**seams only fitting that today's guest post come from our good friend Dana....since I was busy all day on her Halloween cape order:)
These guest posts have all been about Miss Aubrey. For good reason I suppose. Who wouldn't want to talk about that beautiful smile and kind heart? In the spirit of nonconformity (I believe Ella shares this trait with me) I am using my post to talk about someone else. A few people actually. Let's chat about Woody and Rachel.
I left my first dinner with the Smiths and proclaimed them the nicest people I had ever met. At that time they "only" had three girls. Rachel delivered Aubrey a few weeks after our Koen was born. I remember sitting in my living room on a warm September day, holding my 7 week old son, watching the Smith girls play. A few feet away Woody and Rachel sat with my husband (also their pediatrician) discussing what Rachel's ultrasound confirmed. The words heart defect, femur length, Down's syndrome floated through the air and I held my baby tighter. I couldn't reconcile the difference between the happy scene I was watching and the devastating one I was hearing. But if they were scared they didn't show it.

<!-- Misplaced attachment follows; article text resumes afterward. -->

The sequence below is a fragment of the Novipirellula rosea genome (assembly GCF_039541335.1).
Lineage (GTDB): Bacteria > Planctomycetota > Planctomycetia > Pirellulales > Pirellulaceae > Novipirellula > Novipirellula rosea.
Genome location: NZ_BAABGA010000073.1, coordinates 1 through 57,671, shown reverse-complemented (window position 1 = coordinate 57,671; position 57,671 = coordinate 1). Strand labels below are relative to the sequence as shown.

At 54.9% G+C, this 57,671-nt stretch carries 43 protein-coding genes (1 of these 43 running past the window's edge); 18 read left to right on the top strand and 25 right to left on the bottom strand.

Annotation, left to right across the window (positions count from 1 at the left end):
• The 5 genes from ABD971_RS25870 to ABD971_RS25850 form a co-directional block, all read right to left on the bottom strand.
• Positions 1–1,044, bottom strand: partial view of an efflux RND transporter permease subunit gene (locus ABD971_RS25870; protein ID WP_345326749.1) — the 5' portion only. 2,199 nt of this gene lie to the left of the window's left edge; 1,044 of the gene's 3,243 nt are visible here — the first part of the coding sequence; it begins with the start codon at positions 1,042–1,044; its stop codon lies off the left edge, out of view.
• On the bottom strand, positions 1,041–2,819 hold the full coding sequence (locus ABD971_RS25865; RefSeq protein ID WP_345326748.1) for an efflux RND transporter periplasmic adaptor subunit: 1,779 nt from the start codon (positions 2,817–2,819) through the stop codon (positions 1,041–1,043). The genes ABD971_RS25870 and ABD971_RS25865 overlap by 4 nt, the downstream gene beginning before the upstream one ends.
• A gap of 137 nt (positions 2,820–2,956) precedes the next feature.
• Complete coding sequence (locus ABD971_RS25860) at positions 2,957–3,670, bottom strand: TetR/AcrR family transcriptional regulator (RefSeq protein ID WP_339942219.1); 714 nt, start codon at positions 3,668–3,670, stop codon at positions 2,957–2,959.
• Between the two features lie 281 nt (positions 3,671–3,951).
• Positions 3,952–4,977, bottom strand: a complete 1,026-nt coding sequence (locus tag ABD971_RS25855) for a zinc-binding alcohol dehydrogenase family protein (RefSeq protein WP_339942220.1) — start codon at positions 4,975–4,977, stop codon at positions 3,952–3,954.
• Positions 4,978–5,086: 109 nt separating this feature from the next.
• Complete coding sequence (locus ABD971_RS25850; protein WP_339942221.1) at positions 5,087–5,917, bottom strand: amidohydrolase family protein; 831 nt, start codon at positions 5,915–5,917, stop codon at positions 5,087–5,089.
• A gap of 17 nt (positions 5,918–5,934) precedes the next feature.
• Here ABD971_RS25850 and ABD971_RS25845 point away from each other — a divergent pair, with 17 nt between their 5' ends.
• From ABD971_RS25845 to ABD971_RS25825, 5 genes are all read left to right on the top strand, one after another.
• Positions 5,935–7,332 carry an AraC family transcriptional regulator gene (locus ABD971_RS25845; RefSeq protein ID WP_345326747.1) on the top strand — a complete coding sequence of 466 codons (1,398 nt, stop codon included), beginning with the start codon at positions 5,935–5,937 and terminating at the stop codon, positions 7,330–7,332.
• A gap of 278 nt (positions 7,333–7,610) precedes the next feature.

Aubrey came into this world a tiny little blue bundle. Oh, how those early blue days scared me! Through heart surgery, medications, hospitalizations, orthotics, glasses, hearing aids, sign language, speech therapy ... Woody and Rachel have shown a strength and commitment to their family and each other that I can hardly believe. When they discuss struggles it is about hearing loss or short stature or the logistics of getting 5 kids where they need to be. To them DS isn't something to be endured or overcome. It is simply a fact. No different than saying Emelia has blonde hair or Woody is freakishly tall.
There is a ridiculous stereotype that children with DS are always happy. I have witnessed a few meltdowns that disprove this theory. The truth is Aubrey is happy and content for the same reason that Alice, Kate, Ella and Emilia are. They are surrounded by love, strength, acceptance and peace. Sure, I believe Aubrey will do great things. I believe all of the girls will. Down's syndrome has not made Aubrey who she is. She is kind, absolutely hilarious, smart, strong, independent, sweet and beautiful because she is the daughter of Woody and Rachel.